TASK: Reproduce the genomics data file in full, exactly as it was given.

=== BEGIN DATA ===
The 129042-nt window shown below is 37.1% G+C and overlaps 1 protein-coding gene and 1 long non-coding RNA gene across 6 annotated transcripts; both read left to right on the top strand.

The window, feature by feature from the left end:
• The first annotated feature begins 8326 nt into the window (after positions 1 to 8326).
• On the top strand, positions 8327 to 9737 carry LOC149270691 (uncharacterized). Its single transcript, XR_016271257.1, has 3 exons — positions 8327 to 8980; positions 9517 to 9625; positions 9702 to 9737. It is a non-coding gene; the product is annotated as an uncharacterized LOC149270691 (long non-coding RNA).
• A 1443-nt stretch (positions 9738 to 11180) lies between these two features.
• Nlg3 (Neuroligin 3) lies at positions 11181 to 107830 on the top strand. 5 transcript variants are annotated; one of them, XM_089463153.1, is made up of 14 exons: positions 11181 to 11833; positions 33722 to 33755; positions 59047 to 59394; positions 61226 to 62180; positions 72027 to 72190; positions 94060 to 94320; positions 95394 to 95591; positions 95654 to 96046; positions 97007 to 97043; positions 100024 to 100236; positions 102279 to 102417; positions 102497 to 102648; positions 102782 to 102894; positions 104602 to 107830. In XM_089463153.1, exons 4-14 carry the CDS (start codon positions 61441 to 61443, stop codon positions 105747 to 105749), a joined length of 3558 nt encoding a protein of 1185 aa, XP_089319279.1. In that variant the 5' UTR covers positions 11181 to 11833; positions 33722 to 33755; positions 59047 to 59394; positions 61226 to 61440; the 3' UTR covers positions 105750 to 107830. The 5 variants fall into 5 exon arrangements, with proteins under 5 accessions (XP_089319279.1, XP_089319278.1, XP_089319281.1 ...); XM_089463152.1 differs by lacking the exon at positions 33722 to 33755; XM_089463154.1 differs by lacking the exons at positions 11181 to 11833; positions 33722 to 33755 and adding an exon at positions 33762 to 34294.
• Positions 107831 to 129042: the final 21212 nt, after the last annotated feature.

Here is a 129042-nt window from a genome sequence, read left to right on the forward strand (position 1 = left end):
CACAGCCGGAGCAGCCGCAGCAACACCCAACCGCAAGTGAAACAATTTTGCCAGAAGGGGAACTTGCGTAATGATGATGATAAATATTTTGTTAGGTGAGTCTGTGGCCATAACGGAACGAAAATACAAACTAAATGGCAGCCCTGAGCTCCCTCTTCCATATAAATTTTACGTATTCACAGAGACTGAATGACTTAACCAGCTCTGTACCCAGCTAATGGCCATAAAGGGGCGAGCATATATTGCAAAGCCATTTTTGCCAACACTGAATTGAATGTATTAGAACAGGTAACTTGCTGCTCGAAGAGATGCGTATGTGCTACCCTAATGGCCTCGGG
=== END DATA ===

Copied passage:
The 129042-nt window shown below is 37.1% G+C and overlaps 1 protein-coding gene and 1 long non-coding RNA gene across 6 annotated transcripts; both read left to right on the top strand.

The window, feature by feature from the left end:
• The first annotated feature begins 8326 nt into the window (after positions 1 to 8326).
• On the top strand, positions 8327 to 9737 carry LOC149270691 (uncharacterized). Its single transcript, XR_016271257.1, has 3 exons — positions 8327 to 8980; positions 9517 to 9625; positions 9702 to 9737. It is a non-coding gene; the product is annotated as an uncharacterized LOC149270691 (long non-coding RNA).
• A 1443-nt stretch (positions 9738 to 11180) lies between these two features.
• Nlg3 (Neuroligin 3) lies at positions 11181 to 107830 on the top strand. 5 transcript variants are annotated; one of them, XM_089463153.1, is made up of 14 exons: positions 11181 to 11833; positions 33722 to 33755; positions 59047 to 59394; positions 61226 to 62180; positions 72027 to 72190; positions 94060 to 94320; positions 95394 to 95591; positions 95654 to 96046; positions 97007 to 97043; positions 100024 to 100236; positions 102279 to 102417; positions 102497 to 102648; positions 102782 to 102894; positions 104602 to 107830. In XM_089463153.1, exons 4-14 carry the CDS (start codon positions 61441 to 61443, stop codon positions 105747 to 105749), a joined length of 3558 nt encoding a protein of 1185 aa, XP_089319279.1. In that variant the 5' UTR covers positions 11181 to 11833; positions 33722 to 33755; positions 59047 to 59394; positions 61226 to 61440; the 3' UTR covers positions 105750 to 107830. The 5 variants fall into 5 exon arrangements, with proteins under 5 accessions (XP_089319279.1, XP_089319278.1, XP_089319281.1 ...); XM_089463152.1 differs by lacking the exon at positions 33722 to 33755; XM_089463154.1 differs by lacking the exons at positions 11181 to 11833; positions 33722 to 33755 and adding an exon at positions 33762 to 34294.
• Positions 107831 to 129042: the final 21212 nt, after the last annotated feature.

Here is a 129042-nt window from a genome sequence, read left to right on the forward strand (position 1 = left end):
CACAGCCGGAGCAGCCGCAGCAACACCCAACCGCAAGTGAAACAATTTTGCCAGAAGGGGAACTTGCGTAATGATGATGATAAATATTTTGTTAGGTGAGTCTGTGGCCATAACGGAACGAAAATACAAACTAAATGGCAGCCCTGAGCTCCCTCTTCCATATAAATTTTACGTATTCACAGAGACTGAATGACTTAACCAGCTCTGTACCCAGCTAATGGCCATAAAGGGGCGAGCATATATTGCAAAGCCATTTTTGCCAACACTGAATTGAATGTATTAGAACAGGTAACTTGCTGCTCGAAGAGATGCGTATGTGCTACCCTAATGGCCTCGGG